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Developing Single-arm Laparoscopic Surgical Robots in China

Chinese researchers have completed the First-in-Man (FIM) clinical trial using a single-arm laparoscopic surgical robot in China, according to the Beijing Friendship Hospital affiliated with Capital Medical University.

Based on a large number of animal experiments, research teams from the Beijing Friendship Hospital and the First Hospital of Lanzhou University used a domestically developed surgical robot to perform a single-port laparoscopic cholecystectomy. A single-port laparoscopic surgery is generally performed in the thoracic or abdominal cavity through a single small incision of two to three centimetres on the surface of the body.

The domestically developed surgical robot uses unique single-arm technology and is flexible and easy to operate. The high dexterity of the snake-shaped device allows for seven degrees of freedom in a limited space.

– Zhang Zhongtao, Research Team Leader & Pprofessor, Capital Medical University

Compared with conventional multi-port laparoscopic surgery, single-port surgery is a promising clinical solution thanks to its smaller incision, less invasion of tissues, shorter positioning time and larger positioning space for the robotic system. Previously, the domestically developed surgical robot-assisted clinical experts in many difficult operations, including urologic surgery, general surgery, thoracic surgery and gynecologic surgery, creating vital clinical value.

China has highlighted the importance of robotics in its 15-year plan for science and technology. The central government fleshed out these ambitions in its 12th five-year plan, specifying that robots should be used to support society in a wide range of roles, from helping emergency services during natural disasters and firefighting to performing complex surgery and aiding in medical rehabilitation.

China’s robotics research output has been growing steadily for two decades, driven by three major factors: The clinical utilisation of robotics; increased funding levels driven by national planning needs; and advances in engineering in areas such as precision mechatronics, medical imaging, Artificial Intelligence (AI) and new materials for making robots.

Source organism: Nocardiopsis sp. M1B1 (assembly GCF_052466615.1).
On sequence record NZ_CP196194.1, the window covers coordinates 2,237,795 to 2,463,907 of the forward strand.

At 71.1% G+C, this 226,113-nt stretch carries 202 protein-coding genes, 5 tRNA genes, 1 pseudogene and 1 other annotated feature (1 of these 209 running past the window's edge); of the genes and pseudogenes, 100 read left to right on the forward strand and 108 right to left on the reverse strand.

The use of robots in the medical sector, to help in areas such as nursing, physical rehabilitation and surgery, has been a particular priority. China’s need for skilled clinical staff in areas such as health care has contributed to the government’s focus on the robotics industry to help care for citizens in the future.

Although hospitals are keen to use more robots, the market for such technology in China is relatively young. What the Chinese robotics market needs, is an increased number of home-grown Chinese robotics companies that will stimulate competition and demand, and ultimately lower costs.

Developing a product that fully meets the needs of surgeons, hospital staff and patients, while being affordable and also satisfying government regulations and purchasing requirements, is a difficult and lengthy process.

As reported by OpenGov Asia, China has pledged to achieve breakthroughs in core robotic technologies and related high-end products by 2025. China also aims to become an innovation hub for the global robotics industry by 2025, as it works to achieve breakthroughs in robotics components and widen the application of smart machines in more sectors.

The move is part of the nation’s broader push to cope with a greying population and leverage cutting-edge technologies to advance industrial upgrades. The Ministry of Industry and Information Technology said in a five-year plan that the operating income of China’s robotics industry is expected to grow at an average annual rate of 20% from 2021 to 2025.

China has been the world’s largest market for industrial robots for eight consecutive years. In 2020, the manufacturing robot density, a metric used to measure a country’s level of automation, reached 246 units per 10,000 people in China, nearly twice the global average.

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